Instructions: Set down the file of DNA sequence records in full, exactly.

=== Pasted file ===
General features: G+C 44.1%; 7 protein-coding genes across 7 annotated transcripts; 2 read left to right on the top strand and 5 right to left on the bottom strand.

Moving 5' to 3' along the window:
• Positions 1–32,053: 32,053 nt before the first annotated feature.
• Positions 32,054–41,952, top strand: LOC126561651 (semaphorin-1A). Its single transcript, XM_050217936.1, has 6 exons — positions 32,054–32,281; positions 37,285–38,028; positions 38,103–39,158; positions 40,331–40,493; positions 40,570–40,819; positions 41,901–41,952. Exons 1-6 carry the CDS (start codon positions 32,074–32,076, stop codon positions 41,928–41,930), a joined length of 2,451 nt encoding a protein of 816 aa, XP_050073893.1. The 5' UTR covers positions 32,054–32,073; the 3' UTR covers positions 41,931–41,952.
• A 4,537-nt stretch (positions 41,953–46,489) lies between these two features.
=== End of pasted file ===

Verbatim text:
General features: G+C 44.1%; 7 protein-coding genes across 7 annotated transcripts; 2 read left to right on the top strand and 5 right to left on the bottom strand.

Moving 5' to 3' along the window:
• Positions 1–32,053: 32,053 nt before the first annotated feature.
• Positions 32,054–41,952, top strand: LOC126561651 (semaphorin-1A). Its single transcript, XM_050217936.1, has 6 exons — positions 32,054–32,281; positions 37,285–38,028; positions 38,103–39,158; positions 40,331–40,493; positions 40,570–40,819; positions 41,901–41,952. Exons 1-6 carry the CDS (start codon positions 32,074–32,076, stop codon positions 41,928–41,930), a joined length of 2,451 nt encoding a protein of 816 aa, XP_050073893.1. The 5' UTR covers positions 32,054–32,073; the 3' UTR covers positions 41,931–41,952.
• A 4,537-nt stretch (positions 41,953–46,489) lies between these two features.